9. Interesting. I actually worked in a N.O.C. for a company that offered fault-tolrance for high speed ISP's (between them and content providers). We relayed Internet traffic for various businesses; including ISP's, and telco companies over our high speed satellite network. It was basically an alternative to slower frame-relay links, and fault-tolrant for content & service providers. EDIT: when I say fault-tolrance, I mean link saturation as well as a failed backbone link.
  10. This controversy is really nothing new. Cable companies have been fighting regulation since the Nixon administration. Back then it was their ability to pick and choose broadcasting for consumers (if a cable company chose to, they could kill companies like HBO, MTV, Showtime, etc... by choosing not to carry it), rise rates without bias to profits/loss (milking customers). The most recent deregulations were (in the mid 80's and early 90's) were based on the arguments (from cable companies) deregulation would promote competition and be best for consumers. Back in the 70's raising rates on cable T.V. was just like a power company or gas company raising rates on utility services. It had to by proven as necessary and needed. If I'm correct, Congress has stepped in more than once to stop services from inflating do to (pretty much) a monopoly. As far as competition, AT&T's network was the only one that was larger and could compete. It was purchased and merged with Comcast. EDIT (again): I mean before the Department of Justice stepped in, look at how much it cost to make a phone call when the phone system was not regulated? 20 some odd years later, after Ma Bell/AT&T was forced to break up, we make phone calls on cell phones to from California to New York cheaper than costed to call a neighboring city that was "on a different exchange".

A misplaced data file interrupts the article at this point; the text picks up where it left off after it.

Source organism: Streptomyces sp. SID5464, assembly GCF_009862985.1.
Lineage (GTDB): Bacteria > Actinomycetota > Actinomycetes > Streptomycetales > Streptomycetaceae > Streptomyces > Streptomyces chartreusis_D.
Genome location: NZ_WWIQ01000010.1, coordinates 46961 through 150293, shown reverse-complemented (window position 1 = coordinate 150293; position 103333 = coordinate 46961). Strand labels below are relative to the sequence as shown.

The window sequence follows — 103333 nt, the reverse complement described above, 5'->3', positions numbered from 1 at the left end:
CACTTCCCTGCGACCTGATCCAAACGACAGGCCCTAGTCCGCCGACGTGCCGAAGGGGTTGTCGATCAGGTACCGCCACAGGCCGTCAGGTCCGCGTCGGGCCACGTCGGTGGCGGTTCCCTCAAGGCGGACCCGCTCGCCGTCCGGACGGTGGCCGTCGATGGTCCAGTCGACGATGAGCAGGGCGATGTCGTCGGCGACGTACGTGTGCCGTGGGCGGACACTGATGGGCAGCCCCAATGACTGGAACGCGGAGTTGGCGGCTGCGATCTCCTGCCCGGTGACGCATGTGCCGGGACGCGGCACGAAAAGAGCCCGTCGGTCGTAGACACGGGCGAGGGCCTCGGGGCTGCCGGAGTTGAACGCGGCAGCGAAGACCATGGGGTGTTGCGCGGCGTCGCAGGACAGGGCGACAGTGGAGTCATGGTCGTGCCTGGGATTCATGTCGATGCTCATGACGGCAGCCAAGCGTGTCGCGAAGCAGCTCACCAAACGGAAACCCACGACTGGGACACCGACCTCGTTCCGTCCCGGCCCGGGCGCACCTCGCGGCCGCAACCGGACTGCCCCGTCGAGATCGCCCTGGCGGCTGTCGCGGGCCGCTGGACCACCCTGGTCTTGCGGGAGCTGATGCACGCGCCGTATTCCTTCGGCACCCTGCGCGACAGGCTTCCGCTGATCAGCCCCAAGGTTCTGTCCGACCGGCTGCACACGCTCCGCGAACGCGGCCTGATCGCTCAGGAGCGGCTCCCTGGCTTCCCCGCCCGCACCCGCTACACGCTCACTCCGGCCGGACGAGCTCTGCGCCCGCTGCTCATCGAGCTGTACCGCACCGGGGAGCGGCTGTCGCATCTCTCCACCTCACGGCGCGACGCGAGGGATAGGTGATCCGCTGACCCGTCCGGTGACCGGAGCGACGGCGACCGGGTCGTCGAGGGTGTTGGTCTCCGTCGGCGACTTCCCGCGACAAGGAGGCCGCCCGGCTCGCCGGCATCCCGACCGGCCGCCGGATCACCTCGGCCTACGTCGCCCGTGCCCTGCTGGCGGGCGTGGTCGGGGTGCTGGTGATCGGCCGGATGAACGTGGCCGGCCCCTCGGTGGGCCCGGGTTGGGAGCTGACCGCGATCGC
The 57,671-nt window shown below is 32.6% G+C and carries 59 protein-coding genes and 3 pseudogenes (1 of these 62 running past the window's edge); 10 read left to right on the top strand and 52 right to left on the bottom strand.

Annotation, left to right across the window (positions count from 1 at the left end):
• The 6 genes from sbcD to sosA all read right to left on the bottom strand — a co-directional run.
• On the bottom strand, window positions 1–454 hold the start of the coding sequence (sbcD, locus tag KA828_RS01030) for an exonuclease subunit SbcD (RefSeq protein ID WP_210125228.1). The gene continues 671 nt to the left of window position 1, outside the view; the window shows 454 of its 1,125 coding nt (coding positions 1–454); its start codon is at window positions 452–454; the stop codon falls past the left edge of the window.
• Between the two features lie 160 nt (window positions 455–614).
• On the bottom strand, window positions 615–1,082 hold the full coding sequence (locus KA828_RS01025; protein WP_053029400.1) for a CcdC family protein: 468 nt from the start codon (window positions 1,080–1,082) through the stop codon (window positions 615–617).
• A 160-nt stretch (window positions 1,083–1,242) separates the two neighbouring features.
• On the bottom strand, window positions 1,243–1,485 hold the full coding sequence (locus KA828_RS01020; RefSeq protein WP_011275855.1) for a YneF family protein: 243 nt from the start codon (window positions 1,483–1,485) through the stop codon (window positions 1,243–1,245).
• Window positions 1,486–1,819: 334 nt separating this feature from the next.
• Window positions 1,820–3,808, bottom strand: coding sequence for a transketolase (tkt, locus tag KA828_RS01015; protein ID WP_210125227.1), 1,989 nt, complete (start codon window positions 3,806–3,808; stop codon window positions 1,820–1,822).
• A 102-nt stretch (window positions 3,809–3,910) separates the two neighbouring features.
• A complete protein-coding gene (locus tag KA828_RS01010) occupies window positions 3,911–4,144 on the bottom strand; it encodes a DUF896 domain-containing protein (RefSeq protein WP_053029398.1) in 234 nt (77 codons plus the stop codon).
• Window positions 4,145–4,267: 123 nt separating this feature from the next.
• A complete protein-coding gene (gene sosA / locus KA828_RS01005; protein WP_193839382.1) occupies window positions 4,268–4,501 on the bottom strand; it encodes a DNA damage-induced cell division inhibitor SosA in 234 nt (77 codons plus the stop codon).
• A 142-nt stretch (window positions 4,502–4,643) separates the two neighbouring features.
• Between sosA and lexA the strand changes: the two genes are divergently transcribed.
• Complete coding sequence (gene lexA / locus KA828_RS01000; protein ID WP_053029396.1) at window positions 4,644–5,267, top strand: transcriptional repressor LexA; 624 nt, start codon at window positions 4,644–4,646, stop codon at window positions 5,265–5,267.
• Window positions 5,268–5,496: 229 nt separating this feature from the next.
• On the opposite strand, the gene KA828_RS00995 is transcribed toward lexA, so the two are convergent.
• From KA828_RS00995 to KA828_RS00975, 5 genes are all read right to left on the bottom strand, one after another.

11. *reinvesting